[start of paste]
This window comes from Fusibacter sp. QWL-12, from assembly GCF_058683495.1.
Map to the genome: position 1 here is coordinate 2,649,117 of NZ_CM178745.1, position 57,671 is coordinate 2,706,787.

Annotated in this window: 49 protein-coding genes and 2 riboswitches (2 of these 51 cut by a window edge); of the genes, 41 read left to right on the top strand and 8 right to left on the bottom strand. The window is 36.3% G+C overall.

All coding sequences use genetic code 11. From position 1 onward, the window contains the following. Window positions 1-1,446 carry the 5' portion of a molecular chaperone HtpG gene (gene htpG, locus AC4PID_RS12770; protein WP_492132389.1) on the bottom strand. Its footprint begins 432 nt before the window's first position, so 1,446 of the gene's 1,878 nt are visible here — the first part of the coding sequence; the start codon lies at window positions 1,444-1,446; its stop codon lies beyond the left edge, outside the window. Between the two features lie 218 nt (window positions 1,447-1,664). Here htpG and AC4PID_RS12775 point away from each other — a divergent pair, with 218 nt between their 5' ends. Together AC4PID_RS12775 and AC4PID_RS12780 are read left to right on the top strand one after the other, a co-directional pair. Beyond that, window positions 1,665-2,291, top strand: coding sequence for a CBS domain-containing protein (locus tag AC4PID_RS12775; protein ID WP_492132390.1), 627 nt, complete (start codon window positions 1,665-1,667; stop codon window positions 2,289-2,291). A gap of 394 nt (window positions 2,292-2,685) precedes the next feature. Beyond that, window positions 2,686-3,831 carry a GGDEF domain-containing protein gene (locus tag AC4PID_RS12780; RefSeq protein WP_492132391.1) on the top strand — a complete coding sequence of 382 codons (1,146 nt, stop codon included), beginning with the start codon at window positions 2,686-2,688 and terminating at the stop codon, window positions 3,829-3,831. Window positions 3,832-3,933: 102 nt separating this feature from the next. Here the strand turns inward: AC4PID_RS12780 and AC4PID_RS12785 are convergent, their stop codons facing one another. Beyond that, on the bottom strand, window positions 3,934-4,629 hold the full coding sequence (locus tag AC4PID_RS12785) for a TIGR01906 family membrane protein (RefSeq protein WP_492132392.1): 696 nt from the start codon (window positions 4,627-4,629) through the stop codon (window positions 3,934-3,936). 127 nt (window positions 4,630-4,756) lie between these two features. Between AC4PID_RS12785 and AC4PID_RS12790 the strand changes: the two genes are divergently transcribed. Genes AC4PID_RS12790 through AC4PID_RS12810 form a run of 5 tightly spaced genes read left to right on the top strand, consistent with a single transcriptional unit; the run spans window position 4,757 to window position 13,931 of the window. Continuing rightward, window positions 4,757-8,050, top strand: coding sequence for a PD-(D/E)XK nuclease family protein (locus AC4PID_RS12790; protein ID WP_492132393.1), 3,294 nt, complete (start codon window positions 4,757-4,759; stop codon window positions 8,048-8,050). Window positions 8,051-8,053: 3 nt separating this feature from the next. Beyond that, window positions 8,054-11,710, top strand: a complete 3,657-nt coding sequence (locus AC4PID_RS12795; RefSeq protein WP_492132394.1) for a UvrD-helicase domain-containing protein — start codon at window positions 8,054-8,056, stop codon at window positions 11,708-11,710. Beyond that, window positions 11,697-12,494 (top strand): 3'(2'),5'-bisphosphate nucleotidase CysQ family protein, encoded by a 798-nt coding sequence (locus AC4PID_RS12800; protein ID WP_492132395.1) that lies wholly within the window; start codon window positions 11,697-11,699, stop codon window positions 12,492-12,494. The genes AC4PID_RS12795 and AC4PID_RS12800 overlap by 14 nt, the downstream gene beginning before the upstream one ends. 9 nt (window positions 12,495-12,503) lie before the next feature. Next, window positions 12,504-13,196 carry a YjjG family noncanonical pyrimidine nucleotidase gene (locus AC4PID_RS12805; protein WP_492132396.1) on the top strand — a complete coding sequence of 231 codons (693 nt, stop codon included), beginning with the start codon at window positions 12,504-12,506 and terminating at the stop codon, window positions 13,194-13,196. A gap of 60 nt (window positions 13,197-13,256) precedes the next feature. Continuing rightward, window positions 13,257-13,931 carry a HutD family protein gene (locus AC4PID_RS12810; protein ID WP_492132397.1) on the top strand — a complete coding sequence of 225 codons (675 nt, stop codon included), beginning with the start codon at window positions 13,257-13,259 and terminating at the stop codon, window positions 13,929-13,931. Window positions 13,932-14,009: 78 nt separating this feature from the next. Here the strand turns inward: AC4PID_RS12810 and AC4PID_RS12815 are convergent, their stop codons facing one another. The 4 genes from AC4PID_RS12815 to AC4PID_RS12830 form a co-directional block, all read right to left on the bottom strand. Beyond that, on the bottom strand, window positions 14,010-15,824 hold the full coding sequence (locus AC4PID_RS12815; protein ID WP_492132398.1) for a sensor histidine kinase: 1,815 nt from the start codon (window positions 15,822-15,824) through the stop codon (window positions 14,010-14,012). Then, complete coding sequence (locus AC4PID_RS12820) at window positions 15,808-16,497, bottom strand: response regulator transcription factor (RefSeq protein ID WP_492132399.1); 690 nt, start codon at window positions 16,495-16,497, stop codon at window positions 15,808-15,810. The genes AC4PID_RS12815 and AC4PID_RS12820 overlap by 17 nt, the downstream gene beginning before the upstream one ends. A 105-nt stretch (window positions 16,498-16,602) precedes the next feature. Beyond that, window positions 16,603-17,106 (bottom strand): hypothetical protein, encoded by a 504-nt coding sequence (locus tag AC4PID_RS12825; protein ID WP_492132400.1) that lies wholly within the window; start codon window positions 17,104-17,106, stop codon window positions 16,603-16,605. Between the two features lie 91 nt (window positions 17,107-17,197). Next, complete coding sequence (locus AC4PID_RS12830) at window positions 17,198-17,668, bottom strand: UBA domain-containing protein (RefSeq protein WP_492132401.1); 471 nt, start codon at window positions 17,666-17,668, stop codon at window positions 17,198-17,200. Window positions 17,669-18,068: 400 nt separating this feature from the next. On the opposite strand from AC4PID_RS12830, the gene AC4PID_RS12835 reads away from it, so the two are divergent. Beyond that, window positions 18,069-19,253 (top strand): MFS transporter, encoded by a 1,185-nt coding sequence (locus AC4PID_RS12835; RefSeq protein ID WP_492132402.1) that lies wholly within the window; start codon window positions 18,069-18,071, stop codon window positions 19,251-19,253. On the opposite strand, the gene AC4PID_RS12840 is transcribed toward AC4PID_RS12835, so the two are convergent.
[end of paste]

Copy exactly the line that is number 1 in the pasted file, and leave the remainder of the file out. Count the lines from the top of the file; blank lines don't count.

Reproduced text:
This window comes from Fusibacter sp. QWL-12, from assembly GCF_058683495.1.